Jayla Hang beam routine highlights exciting start to USA Gymnastics Core Classic in Hartford

The superstars at the USA Gymnastics 2024 Core Hydration Classic wouldn’t begin competing until late Saturday evening, but the XL Center was was already brimming with energy for the first session in the afternoon.

The lower bowl of the arena was practically full for the 2 p.m. start, a brightly colored patchwork of local youth gymnastics teams in matching outfits cheering for the up-and-coming athletes. The 50 senior athletes registered for the classic were divided into two sessions based on performance at past USA Gymnastics competitions. The Core Classic is gymnasts’ final opportunity to post qualifying scores for the 2024 U.S. Gymnastics Championships from May 30-June 2. The championship serves as the final qualifying event for Olympic Trials on June 22.

The highlight of the session was a nearly-flawless performance on the balance beam from Jayla Hang, a 16-year-old from Bellevue, Washington, that earned a 13.900, though she was already qualified. Her score than three-tenths ahead of the next closest result on the apparatus. Hang said her routine was particularly gratifying as a rebound from a fall on the uneven bars in her previous rotation.

“Coming from bars and going to beam and hitting a really clean routing, I was really proud of that,” Hang said. “I was just trying to forget about it and put it in the past, because I can’t do anything to change that. I could only make it better and turn my around by hitting a great beam routine, and I think I did that.”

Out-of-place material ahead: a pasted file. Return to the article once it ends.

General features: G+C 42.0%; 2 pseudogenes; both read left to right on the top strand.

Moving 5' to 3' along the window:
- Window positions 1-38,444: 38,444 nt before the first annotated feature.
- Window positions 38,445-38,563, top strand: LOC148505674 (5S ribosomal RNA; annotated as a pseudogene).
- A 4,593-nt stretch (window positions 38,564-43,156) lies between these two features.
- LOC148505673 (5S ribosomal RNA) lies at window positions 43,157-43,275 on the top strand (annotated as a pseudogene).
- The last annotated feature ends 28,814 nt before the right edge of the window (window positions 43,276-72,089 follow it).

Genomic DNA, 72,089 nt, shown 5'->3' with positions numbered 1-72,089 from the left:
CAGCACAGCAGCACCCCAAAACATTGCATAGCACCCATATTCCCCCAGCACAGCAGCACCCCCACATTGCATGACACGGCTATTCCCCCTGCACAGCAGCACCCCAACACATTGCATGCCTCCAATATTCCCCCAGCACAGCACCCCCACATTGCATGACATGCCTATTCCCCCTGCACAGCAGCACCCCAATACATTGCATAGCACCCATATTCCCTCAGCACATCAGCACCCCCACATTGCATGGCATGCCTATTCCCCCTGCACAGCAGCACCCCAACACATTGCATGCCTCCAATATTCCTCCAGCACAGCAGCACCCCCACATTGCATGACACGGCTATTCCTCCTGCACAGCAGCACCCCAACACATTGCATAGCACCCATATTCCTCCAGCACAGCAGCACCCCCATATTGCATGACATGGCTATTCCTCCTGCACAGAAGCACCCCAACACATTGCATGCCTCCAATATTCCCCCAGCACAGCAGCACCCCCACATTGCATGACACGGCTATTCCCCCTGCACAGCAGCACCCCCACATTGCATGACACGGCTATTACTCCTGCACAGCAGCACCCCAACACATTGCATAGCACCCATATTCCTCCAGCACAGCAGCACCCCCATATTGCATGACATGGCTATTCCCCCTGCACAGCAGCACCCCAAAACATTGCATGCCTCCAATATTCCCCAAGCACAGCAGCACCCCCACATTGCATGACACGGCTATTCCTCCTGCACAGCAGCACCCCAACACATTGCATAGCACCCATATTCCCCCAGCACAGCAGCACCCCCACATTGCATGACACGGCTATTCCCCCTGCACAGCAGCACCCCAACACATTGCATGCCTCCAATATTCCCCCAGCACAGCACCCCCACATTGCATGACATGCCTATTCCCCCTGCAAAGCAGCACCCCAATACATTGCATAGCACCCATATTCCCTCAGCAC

Hartford is no stranger to elite gymnastics, though the 2024 Core Classic marked the first USA Gymnastics event in the city since the 2016 U.S. Classic and senior men’s U.S. Championships in 2016. The XL Center also previously hosted the USA Gymnastics Championships in 2013 and 2010.

CaMarah Williams, a 16-year-old from Kansas City, was nervous competing for the first time at Core Classic this year, but she said the energy in the arena helped her settle in. A group of young fans counted down, then screamed in unison from the stands “You slayed that CaMarah!” after she executed her routine on the uneven bars without a major error. Though a low difficulty score relative to her competition dropped her from second in the all-around to sixth entering her final rotation, it was Williams’ favorite performance of the day.

“The fans give me a little bit of a confidence boost, so I really like having the crowd out there,” Williams said. “I feel great. I made a bar routine, and that’s all that matters, for real … I was just trying to have fun, because when you have fun everything goes smoother and gets you less tense.”

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Hang was seventh in the all-around after the early session, but she also recorded the highest score of the group on vault with a 13.950. Marissa Neal and Evelynn Lowe from Great American Gymnastics Center (GAGE) in Blue Springs, Missouri led the all-around scores after the first session. GAGE also produced 2021 Olympic alternate Leanne Wong and Kara Eaker.

Wong would also compete at the Core Classic in the second session alongside multiple fellow Olympians and World medalists. The field included three Olympic all-around gold medalists for the first time in gymnastics history: 2012 champion Gabby Douglas, 2016 champion Simone Biles and 2021 champion Sunisa Lee.

Neal, 17, overtook the 16-year-old Lowe, who led after three rotations, on the uneven bars. She tied with four others for the best score on the event with a 13.550, while Lowe missed a connection that dropped her to a 12.600. Both Neal and Lowe competed at the Core Classic in 2023 and improved dramatically this year. Neal’s all-around score of 52.950 would have placed in the top 10 among all seniors in 2023 and was nearly two full points higher than her score the previous year. Lowe also improved by more than a full point with her 52.700.

“I was a little nervous coming out here, but I think I handled it pretty well and performed well under pressure,” Lowe said. “I loved the crowd. It makes me feel like I can do it, because there’s just something about having people watching that makes me go.”